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|June 2012, Issue 8|
|Historic Wilmington Foundation Releases Its 2012 Most Threatened List|
|Hurricane Season 2012: Are you Prepared?|
|Discovering and Using Online Sanborn Maps|
|Sondra L. Ward, Long-time Administrative Assistant of the HPO, Passes Away||Visit Us At:|
Reid Thomas, restoration specialist in the Eastern Office of the NC HPO, will be awarded the Robert Lee Humber Award for Preservation Leadership by the Greenville Preservation Commission at their June 26 meeting. Congratulations, Reid!
Hillsborough has been named a Great Main Street by the NC Chapter of the American Planning Association. Click here for more information.
The Preservation Society of Asheville and Buncombe County presented its annual Griffin Awards on May 24 at the rehabilitated Oteen Center, now used by the Western Office of the Department of Cultural Resources. The NC Department of Transporation received an award for their design for the new Biltmore Avenue Bridge. Click here for more information and the full list of awardees.
The NC HPO has awarded a scholarship to the following historic preservation commissions to attend the 2012 National Alliance of Preservation Commissions' Annual Conference in Norfolk, Virginia, on July 18-22:
On June 20, preservation commission training will be held at the NC Arboretum in Asheville. The APA has approved this training for 3 CM credits. Registration closes June 15. Click here for more information.
The Wilmington Historic Preservation Commission is hosting a Historic Preservation Workshop at the Bellamy Mansion Museum of History and Fine Arts in Wilmington on June 22. This training will count towards required annual CLG training. Click here for more information.
Lee and Helen George House (Catawba County), prepared by B. Keane, listed on 4/24/12
The Lee and Helen George House, constructed in 1951, is an intact early example of Modernist residential design by architect Aiji Tashiro, a Japanese-American architect and brother-in-law to Helen George. In its plan and organization of space, the house reflects the influence of Frank Lloyd Wright’s Usonian house design and was the first of its style to be built in Hickory.
Chapel Hill Church Tabernacle (Davidson County), prepared by L. Phillips, listed on 4/24/12
The Chapel Hill Church Tabernacle, a one-story, heavy-timber building open on three sides, was constructed in 1870 and enlarged in the mid-1920s. It was originally used for the religious services at the annual camp meetings held at Chapel Hill Church and is still used for that purpose during the revivals held every September.
Downtown Mount Holly Historic District (Gaston County), prepared by L. Phillips, listed on 4/24/12
The Downtown Mount Holly Historic District encompasses the historic commercial center of this town, whose economy during the period from ca. 1883 to 1960 was based primarily on the textile industry, which was facilitated by the dual presence of the Catawba River and its tributaries, and, since 1860, the railroad.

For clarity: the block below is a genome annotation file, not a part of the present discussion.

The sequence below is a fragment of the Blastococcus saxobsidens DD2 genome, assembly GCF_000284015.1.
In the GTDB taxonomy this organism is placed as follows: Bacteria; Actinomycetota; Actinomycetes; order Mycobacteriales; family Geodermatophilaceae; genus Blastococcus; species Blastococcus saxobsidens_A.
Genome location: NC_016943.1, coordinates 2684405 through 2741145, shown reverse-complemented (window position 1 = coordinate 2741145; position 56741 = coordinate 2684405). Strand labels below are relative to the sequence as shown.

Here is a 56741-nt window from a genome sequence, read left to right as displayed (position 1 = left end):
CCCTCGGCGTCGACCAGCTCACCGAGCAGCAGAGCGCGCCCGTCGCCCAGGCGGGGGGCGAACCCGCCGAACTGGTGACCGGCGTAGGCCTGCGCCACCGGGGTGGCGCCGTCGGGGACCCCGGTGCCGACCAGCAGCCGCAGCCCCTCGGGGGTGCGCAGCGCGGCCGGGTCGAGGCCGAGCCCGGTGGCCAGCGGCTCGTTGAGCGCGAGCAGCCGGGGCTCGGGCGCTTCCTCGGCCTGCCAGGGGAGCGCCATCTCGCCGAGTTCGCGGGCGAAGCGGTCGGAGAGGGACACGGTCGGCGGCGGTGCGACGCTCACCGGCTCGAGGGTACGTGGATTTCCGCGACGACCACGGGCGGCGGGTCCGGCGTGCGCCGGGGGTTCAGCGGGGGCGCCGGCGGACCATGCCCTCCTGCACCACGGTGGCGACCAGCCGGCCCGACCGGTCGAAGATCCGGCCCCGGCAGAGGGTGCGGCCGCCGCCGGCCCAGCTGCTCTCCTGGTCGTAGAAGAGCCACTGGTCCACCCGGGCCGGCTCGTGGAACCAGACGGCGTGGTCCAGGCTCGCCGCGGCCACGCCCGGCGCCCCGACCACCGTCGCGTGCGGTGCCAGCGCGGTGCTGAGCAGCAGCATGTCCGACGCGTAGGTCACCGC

Ahoskie Historic District (Hertford County), prepared by H. Wagner, listed on 4/24/12
The Ahoskie Historic District encompasses approximately eighty blocks of Ahoskie, which due to its location on the railroad gained significance in the late nineteenth and early twentieth centuries as the major commercial and industrial center of predominantly agricultural Hertford County. The district includes good representative examples of popular styles erected between ca. 1805 and 1962, the district’s period of significance.
Mooresville Mill Village Historic District (Iredell County), prepared by D. Taylor, listed on 4/24/12
As a dense concentration of more than 400 workers’ houses erected between ca. 1902 and ca. 1930 by the Mooresville Cotton Mill, the Mooresville Mill Village Historic District symbolizes the importance of the textile industry in Iredell County during the early twentieth century. The planned mill village, characterized by generally uniform lot sizes, setbacks, and a variety of basic house types, is substantially intact.
The purpose of the Foundation's Most Threatened Historic Places program is to focus attention on threatened sites and to illustrate the importance and benefits of historic preservation in our community. The program has helped raise public awareness of historic places as well as generate creative new solutions and ideas for sites in desperate need of attention. A threatened places program also helps the public understand the broad range of preservation concerns. Historic preservation is more than just saving a famous landmark; it is about preserving the old neighborhoods, schools, churches, cemeteries and commercial districts of the Cape Fear region's diverse population. Historic Wilmington Foundation President Don Britt said that, "Historic preservation has achieved more credibility and acceptance today than at any time since we were founded in 1966. However, we still need to work to educate the public and property owners on the advantages of rehabilitation versus demolition." Britt reinforced his comments by referencing the recent donation of preservation easements to the Foundation by the Wilmington Children's Museum. The easements will ensure that their complex will be enjoyed and used by future generations. Britt urged others to consider this option.
The public nomination process produced five new nominations and six resubmissions by the public from the Foundation's three county service area. Each nomination was thoroughly debated and given careful consideration. Diversity of property types, historical significance, geographic distribution and degree of threat were all factored into the selection process. The annual list is a proactive effort to generate more discussion about the value of heritage preservation.